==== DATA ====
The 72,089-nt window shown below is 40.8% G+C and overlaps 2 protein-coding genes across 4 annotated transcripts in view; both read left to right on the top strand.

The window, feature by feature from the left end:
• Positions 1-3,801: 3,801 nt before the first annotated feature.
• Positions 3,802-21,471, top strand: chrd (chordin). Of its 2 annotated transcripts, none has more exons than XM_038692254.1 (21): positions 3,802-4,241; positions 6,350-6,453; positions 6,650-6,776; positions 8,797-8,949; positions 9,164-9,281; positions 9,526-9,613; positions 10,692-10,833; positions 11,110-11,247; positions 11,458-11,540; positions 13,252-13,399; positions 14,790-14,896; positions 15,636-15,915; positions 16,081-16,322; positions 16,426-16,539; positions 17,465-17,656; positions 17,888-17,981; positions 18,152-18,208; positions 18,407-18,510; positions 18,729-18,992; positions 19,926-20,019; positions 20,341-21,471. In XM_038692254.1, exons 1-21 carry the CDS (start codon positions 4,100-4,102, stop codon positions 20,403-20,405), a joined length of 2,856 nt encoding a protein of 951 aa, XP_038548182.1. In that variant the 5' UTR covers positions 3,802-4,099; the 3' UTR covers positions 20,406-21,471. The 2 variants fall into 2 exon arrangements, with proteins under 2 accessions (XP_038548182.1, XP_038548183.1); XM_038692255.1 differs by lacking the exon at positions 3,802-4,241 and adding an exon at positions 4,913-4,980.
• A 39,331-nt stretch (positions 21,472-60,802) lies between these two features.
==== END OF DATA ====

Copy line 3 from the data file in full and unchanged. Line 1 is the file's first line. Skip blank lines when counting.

• Positions 1-3,801: 3,801 nt before the first annotated feature.